Influenza viruses are members of the family Orthomyxoviridae, which are enveloped viruses with a segmented negative-sense, single-strand RNA genome. Of the four genera in this family (A, B, C, and D), types A and B are the most clinically relevant because they cause influenza pneumonia with potentially severe complications such as encephalitis, myocarditis, and death. The virus is transmitted by aerosol infection as well as by contaminated surfaces. It enters the body through the nasal and laryngeal mucosa, as well as the lower airways, before spreading systemically to infect a variety of cell types.
Although Influenza A viruses cause most cases of influenza and are responsible for pandemics, influenza B can cause morbidity during inter-pandemic periods, and up to 23% of influenza cases in a season. It is split into two antigenically distinct phylogenetic lineages (B/Victoria and B/Yamagata). In contrast to influenza A which can be found in multiple species including humans, birds, and pigs, influenza B is typically only found in humans. Treatment for influenza includes antiviral medications such as oseltamivir, marboxil, perimavir, and zanamivir. Vaccination for influenza often protects against strains H1N1 and H3N2 of influenza A and one or two strains of influenza B viruses.
Influenza A virus (IAV) and B virus (IBV) both contain eight viral RNA gene segments, which code for ten essential viral proteins and accessory proteins. IAV and IBV contain the viral lipid membrane glycoproteins HA (hemagglutinin) and NA (neuraminidase) that determine the subtype of influenza virus. HA and NA are both targets for immune responses against the virus, and the NA protein is the target of antiviral drugs such as Relenza and Tamiflu. Also embedded in the lipid membrane is the M2 protein, the target of the antiviral drugs amantadine and rimantadine. Beneath the lipid membrane is M1, the matrix protein that forms the viral capsid, and inside are the viral RNA segments in tight association with polymerase B1 and B2 proteins, PA (polymerase acidic protein), and NP (nucleoprotein). The virion also includes 2 non-structural proteins, NS1 and NEP (nuclear export protein NS2).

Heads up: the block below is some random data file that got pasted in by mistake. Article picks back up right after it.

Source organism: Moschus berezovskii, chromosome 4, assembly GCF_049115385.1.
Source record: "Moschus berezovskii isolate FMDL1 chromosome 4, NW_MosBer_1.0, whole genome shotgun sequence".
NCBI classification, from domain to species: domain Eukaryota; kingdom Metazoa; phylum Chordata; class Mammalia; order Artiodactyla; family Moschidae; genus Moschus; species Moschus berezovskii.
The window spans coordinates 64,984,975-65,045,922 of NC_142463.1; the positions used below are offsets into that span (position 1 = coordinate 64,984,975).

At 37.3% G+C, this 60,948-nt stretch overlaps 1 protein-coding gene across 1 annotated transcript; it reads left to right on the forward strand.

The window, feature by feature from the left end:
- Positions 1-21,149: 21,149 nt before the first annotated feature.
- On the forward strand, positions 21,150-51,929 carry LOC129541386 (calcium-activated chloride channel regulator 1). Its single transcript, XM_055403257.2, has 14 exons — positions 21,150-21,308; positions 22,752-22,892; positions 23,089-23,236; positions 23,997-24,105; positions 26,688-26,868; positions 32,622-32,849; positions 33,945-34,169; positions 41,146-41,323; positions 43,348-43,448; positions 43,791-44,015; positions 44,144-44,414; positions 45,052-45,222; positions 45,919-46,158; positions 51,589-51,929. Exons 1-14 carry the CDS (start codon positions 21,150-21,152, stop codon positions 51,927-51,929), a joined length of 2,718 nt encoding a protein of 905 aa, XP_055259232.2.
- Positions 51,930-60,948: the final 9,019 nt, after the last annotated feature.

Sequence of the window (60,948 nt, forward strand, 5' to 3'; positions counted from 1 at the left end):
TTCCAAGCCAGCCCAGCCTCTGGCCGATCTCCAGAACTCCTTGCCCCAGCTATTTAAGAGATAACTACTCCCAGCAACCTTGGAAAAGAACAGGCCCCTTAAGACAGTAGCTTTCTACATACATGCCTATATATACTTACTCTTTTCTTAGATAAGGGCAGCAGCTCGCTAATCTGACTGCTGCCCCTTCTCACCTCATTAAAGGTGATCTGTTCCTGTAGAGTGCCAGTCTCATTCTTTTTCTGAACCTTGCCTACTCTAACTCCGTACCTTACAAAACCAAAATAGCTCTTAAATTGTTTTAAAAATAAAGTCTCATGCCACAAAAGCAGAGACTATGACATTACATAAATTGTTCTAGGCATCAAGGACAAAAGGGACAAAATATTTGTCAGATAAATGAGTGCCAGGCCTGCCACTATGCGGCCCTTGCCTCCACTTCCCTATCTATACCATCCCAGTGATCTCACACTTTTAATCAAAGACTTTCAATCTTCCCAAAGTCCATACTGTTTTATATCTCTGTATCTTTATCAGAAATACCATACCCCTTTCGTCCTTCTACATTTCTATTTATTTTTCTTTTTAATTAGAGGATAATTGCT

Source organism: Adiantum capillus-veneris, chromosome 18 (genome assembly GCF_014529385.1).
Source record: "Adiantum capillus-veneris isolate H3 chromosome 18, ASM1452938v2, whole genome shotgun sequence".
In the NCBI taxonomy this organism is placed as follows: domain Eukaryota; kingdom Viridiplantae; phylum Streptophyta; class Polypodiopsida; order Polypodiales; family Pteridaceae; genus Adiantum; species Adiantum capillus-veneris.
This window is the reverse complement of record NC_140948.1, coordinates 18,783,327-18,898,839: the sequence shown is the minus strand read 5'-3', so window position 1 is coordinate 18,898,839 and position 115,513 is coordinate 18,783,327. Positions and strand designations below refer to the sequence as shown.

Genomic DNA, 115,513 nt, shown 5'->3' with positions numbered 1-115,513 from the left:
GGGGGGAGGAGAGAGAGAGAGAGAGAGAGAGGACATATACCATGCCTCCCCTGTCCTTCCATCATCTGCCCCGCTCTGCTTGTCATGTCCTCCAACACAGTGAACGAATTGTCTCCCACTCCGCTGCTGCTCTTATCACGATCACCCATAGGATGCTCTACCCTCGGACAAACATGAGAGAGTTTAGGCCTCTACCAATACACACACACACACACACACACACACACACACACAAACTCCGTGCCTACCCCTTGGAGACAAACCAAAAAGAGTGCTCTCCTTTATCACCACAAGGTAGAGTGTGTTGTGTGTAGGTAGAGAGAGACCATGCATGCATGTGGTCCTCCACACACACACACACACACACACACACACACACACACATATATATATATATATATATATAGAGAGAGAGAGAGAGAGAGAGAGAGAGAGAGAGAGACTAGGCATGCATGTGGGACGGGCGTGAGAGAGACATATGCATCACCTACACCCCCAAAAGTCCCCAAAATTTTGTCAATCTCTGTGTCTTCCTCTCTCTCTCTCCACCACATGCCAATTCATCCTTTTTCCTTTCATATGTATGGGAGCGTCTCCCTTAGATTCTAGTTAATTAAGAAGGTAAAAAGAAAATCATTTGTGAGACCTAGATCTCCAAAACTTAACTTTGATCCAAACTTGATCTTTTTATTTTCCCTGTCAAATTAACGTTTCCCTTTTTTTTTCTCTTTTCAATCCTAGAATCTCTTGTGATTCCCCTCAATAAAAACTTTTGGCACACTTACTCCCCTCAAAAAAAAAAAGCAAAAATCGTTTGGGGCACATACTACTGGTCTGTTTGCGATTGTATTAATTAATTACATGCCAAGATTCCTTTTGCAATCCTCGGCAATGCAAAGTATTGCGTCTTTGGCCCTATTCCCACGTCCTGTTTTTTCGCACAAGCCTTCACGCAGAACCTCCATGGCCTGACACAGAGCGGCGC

IAVs initiate infection by using hemagglutinin protein (HA) to bind to cell surface glycoconjugates that contain terminal sialic acid residues, which triggers endocytosis. The resulting endosome fuses with the viral membrane and releases viral ribonucleoproteins into the cytosol, which then recruit importins that facilitate transport through the nuclear pore complex into the cell nucleus. Inside the nucleus, the viral RNA-dependent RNA polymerase then transcribes and replicates the viral RNA. The newly replicated RNA associates with nucleoprotein molecules and a single copy of the viral polymerase to assemble into a viral ribonucleoprotein, which is then trafficked to the cell surface and budded from the plasma membrane. The complex, but fast (6 hour) replication cycle involves the participation of many host proteins that are involved in multiple aspects of the viral life cycle, including viral entry, uncoating, viral RNP nuclear import, transcription and translation, post-translational modification, and transport out of the cell. The viral neuraminidase (NA) cleaves terminal sialic acids to release virions and complete the infectious cycle.
Influenza A virions possess two highly antigenic surface glycoproteins (HA and NA) that play different critical roles in the viral life cycle. Both of these proteins can be neutralized by host antibodies, and inactivated IAV vaccines induce antibody responses to HA and NA. However, because of the high mutational tolerance of these surface glycoproteins and the segmented nature of the genome that facilitates genomic reassortment during coinfection with different strains, there is opportunity for both antigenic drift and antigenic shift that allows for escape from host immune responses.